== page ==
Today is Monday, 26 of September, 18:47 Brasilia Timezone.
Well, s***, I decided to make at least some kind of 3D model, but it took me too much time.
I feel particularly disappointed with myself, specially since instead of making everything from scratch on Blender (free program with a ton of tutorials on youtube), I searched for free 3D models of some things. I feel like I didn't put enough effort on it...
Of course, all of these models look like... Acceptable things that are freely accessible, the good part is that they are normally low poly, so my potato PC doesn't choke.
OH YEAH! There is also that: my current computer probably won't be able to withstand the processing load of even rendering a VR scene.
Isn't that a really important thing to think about before buying 200 units of piezoelectrics for a goddamn VR suit?
Isn't that the mind of an idiot?
Yes, I found pretty ones, but they need paid programs to even be opened (which I don't have).
Well, anyway, let's discuss about a problem that I just conceived today:
Vibration cancellation for neighbourhood piezosensors:
You see, since every piezoelectric actuator and sensor (they are the same thing, you just use/wire them differently), will be really close to each other, and both work on the principle of vibration/pressure...
How do you avoid the actuators from activating the sensors?
Maybe you could apply a tolerance range of detection on the sensors and a maximum range of vibrations on the actuators. So they don't start feeding each other endlessly. However, for now I can't tell if this will be enough.
You see, it could be fine for the legs and arms, since they usually would make quite strong movements anyway. The problem is on the hands.
They are very delicate and quite sensible to texture, and if you read all the logs from beginning to end, you would know that using piezoelectric crystals, you could create textures with different vibrations.
It will be really necessary to strike a balance between the precision of the movement of the hands and the tactile texture of the haptic feedback, or else everybody hands will be shaking all around in the virtual world.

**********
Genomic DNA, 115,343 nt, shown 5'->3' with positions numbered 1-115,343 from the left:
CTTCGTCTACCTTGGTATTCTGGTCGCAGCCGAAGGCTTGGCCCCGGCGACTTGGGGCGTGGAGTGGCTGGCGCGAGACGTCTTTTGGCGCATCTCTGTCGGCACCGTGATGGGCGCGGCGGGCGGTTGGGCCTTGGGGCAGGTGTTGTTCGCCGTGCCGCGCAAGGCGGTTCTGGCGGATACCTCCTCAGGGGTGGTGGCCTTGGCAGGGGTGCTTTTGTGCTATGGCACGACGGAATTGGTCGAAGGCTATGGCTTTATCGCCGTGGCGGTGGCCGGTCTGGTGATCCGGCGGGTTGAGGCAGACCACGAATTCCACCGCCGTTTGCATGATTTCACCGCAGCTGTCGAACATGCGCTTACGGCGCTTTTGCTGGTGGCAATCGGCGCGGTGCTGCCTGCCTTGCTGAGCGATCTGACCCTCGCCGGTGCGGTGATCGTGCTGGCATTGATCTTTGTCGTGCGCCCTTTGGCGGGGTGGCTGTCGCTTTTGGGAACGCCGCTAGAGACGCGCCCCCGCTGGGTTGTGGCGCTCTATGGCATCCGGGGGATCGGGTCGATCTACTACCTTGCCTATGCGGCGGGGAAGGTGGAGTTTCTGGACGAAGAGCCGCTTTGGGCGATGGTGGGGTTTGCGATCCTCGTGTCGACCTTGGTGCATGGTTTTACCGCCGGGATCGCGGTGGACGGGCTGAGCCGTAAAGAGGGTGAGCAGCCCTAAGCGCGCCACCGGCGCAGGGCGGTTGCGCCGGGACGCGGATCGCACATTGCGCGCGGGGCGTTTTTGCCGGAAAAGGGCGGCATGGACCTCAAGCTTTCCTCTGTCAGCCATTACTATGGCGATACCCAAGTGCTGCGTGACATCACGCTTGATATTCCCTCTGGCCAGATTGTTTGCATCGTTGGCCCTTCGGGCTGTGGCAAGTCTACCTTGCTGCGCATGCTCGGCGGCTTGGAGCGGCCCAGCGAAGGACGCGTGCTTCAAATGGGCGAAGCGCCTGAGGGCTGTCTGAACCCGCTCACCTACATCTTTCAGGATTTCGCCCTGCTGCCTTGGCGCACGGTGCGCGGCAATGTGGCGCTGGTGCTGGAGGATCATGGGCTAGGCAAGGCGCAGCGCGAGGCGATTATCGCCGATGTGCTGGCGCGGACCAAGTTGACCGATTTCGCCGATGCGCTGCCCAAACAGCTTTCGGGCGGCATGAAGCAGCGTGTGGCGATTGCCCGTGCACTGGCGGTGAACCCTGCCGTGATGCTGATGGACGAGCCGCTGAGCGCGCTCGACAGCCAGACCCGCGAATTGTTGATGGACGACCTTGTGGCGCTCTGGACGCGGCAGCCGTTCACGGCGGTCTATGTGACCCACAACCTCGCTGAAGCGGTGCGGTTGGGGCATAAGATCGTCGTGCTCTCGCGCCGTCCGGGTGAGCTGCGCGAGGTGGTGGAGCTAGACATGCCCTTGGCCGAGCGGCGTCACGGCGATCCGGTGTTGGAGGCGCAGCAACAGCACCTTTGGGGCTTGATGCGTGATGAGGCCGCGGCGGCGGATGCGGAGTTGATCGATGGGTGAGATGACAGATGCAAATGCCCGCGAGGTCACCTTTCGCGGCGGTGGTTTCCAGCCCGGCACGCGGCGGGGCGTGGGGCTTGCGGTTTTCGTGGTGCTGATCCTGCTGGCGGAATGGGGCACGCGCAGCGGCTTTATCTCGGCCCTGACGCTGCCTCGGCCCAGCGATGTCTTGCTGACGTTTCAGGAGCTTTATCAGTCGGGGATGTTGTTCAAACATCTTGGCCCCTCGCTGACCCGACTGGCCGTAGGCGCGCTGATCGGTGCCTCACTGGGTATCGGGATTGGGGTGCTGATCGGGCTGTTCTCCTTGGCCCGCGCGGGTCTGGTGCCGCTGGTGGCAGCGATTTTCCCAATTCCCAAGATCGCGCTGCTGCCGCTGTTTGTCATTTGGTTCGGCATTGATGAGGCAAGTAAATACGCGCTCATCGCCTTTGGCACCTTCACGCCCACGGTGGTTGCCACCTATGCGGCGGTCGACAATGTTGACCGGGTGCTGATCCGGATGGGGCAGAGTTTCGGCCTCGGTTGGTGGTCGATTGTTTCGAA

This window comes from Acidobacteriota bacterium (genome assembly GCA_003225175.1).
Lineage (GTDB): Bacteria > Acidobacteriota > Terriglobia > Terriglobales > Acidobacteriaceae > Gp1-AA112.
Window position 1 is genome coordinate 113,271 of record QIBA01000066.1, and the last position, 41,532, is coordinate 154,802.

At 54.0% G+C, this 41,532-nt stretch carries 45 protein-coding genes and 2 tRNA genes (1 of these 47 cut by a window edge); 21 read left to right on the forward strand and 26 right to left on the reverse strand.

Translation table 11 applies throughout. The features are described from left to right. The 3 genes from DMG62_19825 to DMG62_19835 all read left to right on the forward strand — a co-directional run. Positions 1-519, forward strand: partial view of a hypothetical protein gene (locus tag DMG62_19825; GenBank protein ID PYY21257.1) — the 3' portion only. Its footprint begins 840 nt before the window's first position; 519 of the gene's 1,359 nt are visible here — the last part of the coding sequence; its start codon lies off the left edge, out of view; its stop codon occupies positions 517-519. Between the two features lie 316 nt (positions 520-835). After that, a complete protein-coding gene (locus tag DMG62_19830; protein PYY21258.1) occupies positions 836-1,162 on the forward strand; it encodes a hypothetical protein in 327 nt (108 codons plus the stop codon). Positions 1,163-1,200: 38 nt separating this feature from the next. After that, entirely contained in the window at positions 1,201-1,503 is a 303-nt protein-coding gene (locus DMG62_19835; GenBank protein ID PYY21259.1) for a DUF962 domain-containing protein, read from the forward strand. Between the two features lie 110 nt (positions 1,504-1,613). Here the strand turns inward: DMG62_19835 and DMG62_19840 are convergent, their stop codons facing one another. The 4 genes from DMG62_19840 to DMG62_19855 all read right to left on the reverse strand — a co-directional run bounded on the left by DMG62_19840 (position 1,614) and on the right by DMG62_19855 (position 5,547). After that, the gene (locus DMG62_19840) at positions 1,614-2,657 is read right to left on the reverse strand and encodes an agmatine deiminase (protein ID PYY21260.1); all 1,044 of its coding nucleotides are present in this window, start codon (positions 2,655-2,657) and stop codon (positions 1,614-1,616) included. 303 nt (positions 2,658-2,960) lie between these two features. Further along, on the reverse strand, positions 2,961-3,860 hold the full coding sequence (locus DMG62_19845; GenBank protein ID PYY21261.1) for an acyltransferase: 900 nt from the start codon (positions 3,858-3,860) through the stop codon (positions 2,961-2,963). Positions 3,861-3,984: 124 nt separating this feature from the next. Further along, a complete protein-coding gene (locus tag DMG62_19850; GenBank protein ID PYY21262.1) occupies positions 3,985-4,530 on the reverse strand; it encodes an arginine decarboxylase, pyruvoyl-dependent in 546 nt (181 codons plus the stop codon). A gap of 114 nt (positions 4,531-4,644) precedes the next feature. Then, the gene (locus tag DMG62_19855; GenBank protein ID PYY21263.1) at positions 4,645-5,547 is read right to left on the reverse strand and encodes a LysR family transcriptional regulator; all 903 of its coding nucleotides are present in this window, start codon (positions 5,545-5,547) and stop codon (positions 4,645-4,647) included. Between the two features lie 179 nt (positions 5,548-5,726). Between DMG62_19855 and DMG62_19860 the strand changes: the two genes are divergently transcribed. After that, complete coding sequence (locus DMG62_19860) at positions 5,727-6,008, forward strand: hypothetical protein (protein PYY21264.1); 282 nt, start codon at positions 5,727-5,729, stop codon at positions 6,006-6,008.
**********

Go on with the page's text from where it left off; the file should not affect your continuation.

Not to mention that the piezoelectric "coins" (as shown in the image above) aren't small enough to fit the shape of the hand, meaning that I will have to cut them to size; Which could destroy a lot of them.
There is also the detail that the entire body will be held in place, what could lead to a big discomfort for the users. Imagine trying to walk, run or carry objects on the virtual world and not moving at all in real life? Wouldn't that need some padding?
This could completely nullify the vibrational haptic feedback from the suit.
Okay, maybe you could get around this with those cheap and small vibration electric motors you normally see on Playstation controllers. And maybe you could program the piezoelectric crystals inside the padding by detecting the vibrational frequency that they produce.
Another idea for the cancellation of the vibration is to make a series of switching piezo-roles, so to speak. One piezo-actuator, one piezo-sensor and so on. But adding a little big of some kind of padding between them, like polyurethane (or just silicon).
In resume, Polyurethane is a widely used material that can be tweeked to do almost everything, from shock absorbents (that are used to protect space rocket equipment) to soundproofing, thermoinsulating and fireproofing things (again, there is an incredibly amount of varieties and the ones that you buy may not do all of these things).
Good polyurethane is normally expensive as f*** (in my country [Brazil]), but you could find them in the form of liquids that can become rubber-like bushings, foams and even modelling kits on the internet. And they are quite efficient as well; I saw videos of people literally using polyurethane from less than 25$ for mechanical car pieces, in specific on transmission mounts.
There is also the expansive polyurethane sprays that are even cheaper and can be found anywhere, your house's insulation is probably made of it, actually.
However, there is another thing concerning me: the lower part of the body.
You know, the lower part of your thighs, legs, butt and back. The ones that will be resting and constantly applying pressure on the piezoelectrics.
Okay, maybe if they are constantly being applied pressure, that could mean that you could just ignore this pressure and focus on the differences that will surge during body movement.
Well, obviously I can't say with certainty if such things will have a big influence on the piezos or not, maybe the biggest part of my concerns can be solved with a simple calibration process.
In fact, I'm hoping that you could make multiple layers of piezos instead of putting every single one side-by-side.
And my god, the wire management... 200 piezos to wire... ugh...